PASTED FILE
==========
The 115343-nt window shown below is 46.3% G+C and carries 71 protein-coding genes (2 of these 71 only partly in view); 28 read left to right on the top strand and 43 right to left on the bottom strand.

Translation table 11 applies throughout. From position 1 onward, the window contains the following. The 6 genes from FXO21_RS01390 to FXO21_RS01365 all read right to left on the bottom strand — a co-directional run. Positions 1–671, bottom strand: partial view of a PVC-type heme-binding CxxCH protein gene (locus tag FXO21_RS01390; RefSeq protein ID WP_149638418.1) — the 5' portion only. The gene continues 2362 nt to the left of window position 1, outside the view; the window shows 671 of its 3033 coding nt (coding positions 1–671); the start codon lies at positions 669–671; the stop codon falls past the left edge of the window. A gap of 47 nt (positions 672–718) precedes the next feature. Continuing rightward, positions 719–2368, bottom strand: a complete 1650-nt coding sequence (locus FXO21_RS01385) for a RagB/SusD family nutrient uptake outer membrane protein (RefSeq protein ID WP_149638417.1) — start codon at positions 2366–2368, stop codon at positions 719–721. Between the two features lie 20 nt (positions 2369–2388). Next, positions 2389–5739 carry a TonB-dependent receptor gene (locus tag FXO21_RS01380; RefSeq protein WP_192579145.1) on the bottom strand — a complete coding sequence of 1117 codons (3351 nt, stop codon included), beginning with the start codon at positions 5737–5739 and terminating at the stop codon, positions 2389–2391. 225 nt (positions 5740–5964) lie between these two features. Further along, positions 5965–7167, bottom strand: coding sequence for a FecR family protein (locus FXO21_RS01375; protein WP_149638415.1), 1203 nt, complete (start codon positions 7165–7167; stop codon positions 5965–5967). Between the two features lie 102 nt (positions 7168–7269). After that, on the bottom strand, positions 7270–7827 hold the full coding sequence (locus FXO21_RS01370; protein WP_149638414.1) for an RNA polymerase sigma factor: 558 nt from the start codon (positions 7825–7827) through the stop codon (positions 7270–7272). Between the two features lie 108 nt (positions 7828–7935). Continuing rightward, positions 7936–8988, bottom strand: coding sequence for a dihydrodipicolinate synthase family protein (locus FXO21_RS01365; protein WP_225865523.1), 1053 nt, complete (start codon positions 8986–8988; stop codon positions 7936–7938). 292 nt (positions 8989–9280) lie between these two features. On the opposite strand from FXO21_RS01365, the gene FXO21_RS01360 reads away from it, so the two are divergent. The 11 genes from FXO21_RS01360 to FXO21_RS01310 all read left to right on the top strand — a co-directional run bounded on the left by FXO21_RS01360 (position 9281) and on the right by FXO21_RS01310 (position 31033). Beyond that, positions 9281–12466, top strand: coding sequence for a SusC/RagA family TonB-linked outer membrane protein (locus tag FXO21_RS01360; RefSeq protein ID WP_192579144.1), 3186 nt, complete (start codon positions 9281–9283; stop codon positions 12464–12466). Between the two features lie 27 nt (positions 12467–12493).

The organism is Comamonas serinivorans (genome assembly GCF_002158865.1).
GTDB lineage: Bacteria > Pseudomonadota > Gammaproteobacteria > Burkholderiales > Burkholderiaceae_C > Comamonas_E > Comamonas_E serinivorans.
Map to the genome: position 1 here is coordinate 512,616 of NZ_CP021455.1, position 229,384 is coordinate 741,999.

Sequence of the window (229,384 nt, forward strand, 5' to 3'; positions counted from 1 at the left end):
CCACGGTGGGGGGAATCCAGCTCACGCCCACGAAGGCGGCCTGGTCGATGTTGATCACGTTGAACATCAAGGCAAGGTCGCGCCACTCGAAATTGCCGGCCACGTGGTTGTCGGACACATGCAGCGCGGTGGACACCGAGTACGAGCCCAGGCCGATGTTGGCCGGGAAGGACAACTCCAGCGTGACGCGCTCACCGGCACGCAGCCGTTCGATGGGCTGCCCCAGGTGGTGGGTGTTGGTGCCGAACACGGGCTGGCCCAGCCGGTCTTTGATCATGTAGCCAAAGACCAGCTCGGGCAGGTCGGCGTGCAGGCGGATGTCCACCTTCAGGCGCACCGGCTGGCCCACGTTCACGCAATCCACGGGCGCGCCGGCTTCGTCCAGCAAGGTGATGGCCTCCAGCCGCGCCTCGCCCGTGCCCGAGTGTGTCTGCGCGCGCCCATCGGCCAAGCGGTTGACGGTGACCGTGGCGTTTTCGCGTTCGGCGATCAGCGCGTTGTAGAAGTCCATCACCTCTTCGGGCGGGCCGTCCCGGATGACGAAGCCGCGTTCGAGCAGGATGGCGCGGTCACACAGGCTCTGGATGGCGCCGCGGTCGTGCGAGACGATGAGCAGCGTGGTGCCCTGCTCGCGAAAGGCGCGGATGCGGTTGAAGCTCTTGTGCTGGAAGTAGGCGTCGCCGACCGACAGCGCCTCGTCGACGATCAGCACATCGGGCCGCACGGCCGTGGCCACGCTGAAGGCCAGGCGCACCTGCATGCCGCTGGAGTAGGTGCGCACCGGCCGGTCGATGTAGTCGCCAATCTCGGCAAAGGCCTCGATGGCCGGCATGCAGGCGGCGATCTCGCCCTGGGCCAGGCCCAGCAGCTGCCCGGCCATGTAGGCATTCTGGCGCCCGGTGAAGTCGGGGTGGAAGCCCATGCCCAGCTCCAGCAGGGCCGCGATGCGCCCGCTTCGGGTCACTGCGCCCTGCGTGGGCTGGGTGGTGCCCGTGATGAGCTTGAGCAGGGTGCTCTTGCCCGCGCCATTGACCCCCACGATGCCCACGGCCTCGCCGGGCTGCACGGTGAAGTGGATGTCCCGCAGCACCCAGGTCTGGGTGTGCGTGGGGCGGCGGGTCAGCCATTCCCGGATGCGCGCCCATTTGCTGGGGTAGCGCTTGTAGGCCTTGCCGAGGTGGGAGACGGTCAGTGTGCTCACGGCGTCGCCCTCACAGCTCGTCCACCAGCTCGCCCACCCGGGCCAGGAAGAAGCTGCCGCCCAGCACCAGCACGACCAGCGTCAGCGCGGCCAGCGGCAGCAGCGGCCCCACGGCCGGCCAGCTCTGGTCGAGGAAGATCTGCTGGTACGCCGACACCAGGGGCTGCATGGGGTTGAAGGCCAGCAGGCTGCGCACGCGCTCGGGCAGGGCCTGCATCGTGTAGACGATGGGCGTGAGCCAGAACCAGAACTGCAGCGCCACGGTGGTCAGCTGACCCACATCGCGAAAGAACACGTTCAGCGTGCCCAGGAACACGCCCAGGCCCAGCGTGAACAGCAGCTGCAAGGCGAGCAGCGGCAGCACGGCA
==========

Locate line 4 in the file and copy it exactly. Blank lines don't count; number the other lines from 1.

GTDB lineage: Bacteria > Pseudomonadota > Gammaproteobacteria > Burkholderiales > Burkholderiaceae_C > Comamonas_E > Comamonas_E serinivorans.